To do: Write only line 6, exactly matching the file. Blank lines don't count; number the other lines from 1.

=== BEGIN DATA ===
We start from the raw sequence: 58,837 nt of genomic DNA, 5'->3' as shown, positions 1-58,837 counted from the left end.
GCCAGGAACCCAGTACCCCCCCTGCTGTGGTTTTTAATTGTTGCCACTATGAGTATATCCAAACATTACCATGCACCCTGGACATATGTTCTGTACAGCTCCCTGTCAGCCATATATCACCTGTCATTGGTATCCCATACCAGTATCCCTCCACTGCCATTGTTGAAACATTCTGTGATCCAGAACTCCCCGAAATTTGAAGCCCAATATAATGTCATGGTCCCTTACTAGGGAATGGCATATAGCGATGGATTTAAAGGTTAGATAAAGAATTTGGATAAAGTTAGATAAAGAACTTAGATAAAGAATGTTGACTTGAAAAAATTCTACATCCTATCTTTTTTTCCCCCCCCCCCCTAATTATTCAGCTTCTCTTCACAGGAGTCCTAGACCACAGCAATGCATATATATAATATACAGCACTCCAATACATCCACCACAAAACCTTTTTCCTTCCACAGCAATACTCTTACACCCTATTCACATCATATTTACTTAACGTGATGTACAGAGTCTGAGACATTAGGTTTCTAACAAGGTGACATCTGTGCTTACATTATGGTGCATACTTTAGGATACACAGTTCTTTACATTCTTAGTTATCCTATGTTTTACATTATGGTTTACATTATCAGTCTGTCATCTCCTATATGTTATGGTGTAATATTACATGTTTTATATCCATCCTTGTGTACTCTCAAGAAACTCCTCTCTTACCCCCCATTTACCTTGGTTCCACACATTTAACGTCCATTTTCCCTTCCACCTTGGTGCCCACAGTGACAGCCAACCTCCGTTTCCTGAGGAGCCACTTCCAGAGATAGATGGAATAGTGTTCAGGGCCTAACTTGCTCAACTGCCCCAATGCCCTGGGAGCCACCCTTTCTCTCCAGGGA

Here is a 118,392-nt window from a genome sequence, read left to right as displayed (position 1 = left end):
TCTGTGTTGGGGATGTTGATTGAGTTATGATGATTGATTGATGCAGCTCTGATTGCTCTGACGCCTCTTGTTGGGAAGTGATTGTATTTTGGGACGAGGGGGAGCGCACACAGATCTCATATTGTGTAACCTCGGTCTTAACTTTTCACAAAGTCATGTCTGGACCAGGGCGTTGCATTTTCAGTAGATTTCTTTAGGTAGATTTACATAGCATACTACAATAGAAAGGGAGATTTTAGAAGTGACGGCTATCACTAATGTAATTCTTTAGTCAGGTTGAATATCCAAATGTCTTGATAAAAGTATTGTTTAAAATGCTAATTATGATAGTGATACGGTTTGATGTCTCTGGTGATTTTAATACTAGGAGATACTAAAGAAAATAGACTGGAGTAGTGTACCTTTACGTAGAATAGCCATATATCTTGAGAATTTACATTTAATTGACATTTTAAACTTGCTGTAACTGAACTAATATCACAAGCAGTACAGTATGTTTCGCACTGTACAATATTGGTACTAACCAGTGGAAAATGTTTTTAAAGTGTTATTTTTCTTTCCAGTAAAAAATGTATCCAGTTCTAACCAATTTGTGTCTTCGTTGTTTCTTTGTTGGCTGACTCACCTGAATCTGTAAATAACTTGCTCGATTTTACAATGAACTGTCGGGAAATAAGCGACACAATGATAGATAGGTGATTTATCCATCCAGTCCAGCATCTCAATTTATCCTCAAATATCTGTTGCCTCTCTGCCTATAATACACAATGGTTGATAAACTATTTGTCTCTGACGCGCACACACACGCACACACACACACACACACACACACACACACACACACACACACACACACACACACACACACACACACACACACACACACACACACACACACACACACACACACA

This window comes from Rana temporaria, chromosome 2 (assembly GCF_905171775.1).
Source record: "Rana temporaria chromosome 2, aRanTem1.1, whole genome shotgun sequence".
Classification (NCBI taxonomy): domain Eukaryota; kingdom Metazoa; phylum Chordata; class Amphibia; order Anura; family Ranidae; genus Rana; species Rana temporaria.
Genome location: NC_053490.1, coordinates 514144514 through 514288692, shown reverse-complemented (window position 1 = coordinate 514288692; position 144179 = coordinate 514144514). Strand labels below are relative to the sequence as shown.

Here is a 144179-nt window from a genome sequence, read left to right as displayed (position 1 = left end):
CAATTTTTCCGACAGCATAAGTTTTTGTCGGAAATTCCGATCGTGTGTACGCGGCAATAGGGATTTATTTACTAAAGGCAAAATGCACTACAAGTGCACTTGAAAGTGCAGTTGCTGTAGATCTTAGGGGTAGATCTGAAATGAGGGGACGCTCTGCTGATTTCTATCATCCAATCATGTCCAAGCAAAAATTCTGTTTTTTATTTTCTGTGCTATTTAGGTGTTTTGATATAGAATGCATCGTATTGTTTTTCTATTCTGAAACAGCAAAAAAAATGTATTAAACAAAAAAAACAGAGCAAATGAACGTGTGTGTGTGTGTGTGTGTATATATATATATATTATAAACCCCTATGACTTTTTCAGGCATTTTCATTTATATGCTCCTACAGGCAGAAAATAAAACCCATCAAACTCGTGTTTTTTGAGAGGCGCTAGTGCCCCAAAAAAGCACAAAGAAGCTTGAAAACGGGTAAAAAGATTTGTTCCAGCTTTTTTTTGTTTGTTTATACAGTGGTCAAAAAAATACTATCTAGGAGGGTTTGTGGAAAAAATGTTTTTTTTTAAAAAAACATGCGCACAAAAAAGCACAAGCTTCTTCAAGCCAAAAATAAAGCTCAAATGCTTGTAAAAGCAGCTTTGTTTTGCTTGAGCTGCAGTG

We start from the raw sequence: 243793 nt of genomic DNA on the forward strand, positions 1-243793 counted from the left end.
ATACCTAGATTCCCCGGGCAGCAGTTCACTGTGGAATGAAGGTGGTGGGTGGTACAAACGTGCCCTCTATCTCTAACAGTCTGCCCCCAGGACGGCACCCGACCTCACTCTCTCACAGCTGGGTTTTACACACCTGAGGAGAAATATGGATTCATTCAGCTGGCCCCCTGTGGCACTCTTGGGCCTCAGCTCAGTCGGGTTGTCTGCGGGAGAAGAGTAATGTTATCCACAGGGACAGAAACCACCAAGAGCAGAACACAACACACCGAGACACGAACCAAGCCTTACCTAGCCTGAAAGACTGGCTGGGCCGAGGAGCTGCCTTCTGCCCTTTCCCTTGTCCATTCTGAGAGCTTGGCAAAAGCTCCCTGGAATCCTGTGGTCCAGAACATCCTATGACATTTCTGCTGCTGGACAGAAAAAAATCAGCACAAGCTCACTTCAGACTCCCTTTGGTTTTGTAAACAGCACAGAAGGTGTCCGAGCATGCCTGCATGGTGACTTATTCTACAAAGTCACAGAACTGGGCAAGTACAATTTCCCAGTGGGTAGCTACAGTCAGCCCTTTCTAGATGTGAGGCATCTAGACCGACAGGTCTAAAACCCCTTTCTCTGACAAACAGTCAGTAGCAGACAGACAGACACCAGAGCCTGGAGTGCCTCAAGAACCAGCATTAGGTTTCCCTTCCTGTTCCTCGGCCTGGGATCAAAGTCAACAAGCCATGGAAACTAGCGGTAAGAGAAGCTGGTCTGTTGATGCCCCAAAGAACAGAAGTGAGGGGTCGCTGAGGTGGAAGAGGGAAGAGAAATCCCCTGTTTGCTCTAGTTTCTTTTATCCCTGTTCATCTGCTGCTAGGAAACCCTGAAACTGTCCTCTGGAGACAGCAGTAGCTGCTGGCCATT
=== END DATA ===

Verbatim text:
Source record: "Rana temporaria chromosome 2, aRanTem1.1, whole genome shotgun sequence".